The Styles of a Webpage

In the previous lesson, I advised you not to spend too much time trying to memorize HTML tags and attributes. Part of this is because it's easier just to learn as you go in tandem with the DevTools inspector. And part of it is because HTML tags themselves – whether it's <em> for italicized text, <b> for bold_, or even <small> for reduced-size font – do not actually describe what their corresponding elements will look like in the browser.

Instead, web browsers use another language, referred to as CSS, short for Cascading Style Sheets, to determine the visual appearance of HTML elements.

I'll repeat my previous advice: it's not worth memorizing the expansive syntax (CSS is a language, after all). But it is worth knowing the concept, and how to interactively explore and debug it with the Chrome DevTools.

Knowing about CSS isn't particularly essential for the data-programming domain, but it is extremely essential if you intend on publishing any kind of webpage.

And for web-scraping tasks, the concept of CSS selectors will be an important takeaway from this lesson.

Introduction to CSS

The CSS syntax, in general, looks something like this:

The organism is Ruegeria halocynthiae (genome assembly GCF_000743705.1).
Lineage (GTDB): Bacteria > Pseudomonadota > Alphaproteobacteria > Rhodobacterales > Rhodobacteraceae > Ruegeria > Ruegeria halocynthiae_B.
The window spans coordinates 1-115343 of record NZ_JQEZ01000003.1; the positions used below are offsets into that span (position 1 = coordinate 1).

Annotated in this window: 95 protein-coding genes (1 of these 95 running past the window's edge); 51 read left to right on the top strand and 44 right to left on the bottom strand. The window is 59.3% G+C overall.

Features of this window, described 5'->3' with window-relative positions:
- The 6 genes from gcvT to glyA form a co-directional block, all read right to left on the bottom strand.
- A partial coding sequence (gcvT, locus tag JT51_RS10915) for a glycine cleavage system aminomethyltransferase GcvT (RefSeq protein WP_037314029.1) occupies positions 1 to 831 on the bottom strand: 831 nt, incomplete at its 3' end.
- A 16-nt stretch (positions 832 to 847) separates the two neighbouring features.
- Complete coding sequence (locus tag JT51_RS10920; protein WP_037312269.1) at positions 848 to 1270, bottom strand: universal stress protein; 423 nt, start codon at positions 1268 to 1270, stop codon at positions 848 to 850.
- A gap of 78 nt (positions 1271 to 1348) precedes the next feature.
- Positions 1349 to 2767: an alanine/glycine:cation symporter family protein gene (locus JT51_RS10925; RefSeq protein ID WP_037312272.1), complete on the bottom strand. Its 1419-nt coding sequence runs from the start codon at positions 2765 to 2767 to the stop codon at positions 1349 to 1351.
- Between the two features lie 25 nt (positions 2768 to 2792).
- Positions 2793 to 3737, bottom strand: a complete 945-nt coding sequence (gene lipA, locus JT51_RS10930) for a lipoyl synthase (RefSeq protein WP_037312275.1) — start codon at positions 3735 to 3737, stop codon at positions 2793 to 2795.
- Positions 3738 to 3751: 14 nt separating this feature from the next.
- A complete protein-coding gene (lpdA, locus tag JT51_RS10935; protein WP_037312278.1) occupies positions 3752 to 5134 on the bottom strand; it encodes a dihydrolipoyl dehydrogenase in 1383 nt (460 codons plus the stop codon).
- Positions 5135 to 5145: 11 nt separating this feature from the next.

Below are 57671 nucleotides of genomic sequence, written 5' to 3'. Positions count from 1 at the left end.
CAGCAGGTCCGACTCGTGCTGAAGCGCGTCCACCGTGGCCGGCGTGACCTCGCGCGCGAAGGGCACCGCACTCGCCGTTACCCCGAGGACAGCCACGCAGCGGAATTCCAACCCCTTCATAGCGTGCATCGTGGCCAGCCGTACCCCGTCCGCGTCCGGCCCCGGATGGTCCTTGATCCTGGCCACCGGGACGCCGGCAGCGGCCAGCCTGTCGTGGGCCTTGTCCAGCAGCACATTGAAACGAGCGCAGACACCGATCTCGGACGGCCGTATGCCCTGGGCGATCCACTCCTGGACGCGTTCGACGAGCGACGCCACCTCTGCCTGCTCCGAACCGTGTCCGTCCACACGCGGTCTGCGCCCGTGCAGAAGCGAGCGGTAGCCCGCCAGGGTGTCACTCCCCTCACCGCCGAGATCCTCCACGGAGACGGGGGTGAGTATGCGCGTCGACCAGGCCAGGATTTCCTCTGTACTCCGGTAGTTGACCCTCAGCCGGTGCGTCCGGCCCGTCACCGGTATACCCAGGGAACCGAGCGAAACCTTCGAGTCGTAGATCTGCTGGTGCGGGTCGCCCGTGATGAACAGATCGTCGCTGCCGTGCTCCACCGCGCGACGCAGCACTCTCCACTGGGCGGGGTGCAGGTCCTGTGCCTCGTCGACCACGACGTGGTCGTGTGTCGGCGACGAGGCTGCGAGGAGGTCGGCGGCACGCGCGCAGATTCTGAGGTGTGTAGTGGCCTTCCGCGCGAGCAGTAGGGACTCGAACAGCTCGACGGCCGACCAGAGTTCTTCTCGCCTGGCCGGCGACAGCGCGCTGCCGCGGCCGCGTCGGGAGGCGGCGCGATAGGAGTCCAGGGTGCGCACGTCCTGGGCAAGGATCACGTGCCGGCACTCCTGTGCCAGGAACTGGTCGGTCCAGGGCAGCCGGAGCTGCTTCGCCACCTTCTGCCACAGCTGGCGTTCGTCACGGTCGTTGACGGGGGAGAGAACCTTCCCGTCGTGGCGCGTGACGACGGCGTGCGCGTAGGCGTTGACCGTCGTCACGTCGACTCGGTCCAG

some-visual-property: the-value;
  another-visual-property: another-value;

The following snippet would render h1 elements (h1 is the tag used for a top-level headline) as green, italicized text using the [Comic Sans font](

  color: green;
  font-family: "Comic Sans MS";
  font-style: italic;

In the snippet above:

  • h1 is the selector
  • color, font-family, and font-style are the properties
  • green, "Comic Sans MS", and italic are the respective values for the given properties

External stylesheets

This style code is usually saved in another file (referred to as an external stylesheet), and a webpage can tell the browser to include that stylesheet via this bit of HTML:

<link rel="stylesheet" href="/path/to/those-styles.css">

There's a lot more to CSS, including what the Cascading part means. For now, it's enough to know that when it comes to web pages, there's a whole other language for defining the look of HTML elements on a page. The fact that these styles can be defined in external files means that there is a separation of concerns, specifically, separating the content of a webpage (the text, the multimedia) from its presentation.

This separation of concerns is an important concept in all kinds of programming, and the use of CSS is one of the best real-world examples of how it works. So let's dive into a little CSS using the Chrome DevTools.

For this lesson, we'll be using the test page at this URL:

The Styles Pane

As we learned in the previous lesson, the Elements panel can be opened up by right-clicking on any HTML element and selecting Inspect Element.

The Styles Pane is the right-half of the Elements panel. I usually resize the panel so that the DOM Tree Pane takes up 60% of the overall panel, as HTML code tends to be longer in line-length than the style code:


As you click through the HTML elements on the left pane, notice how the right pane changes.


Inline CSS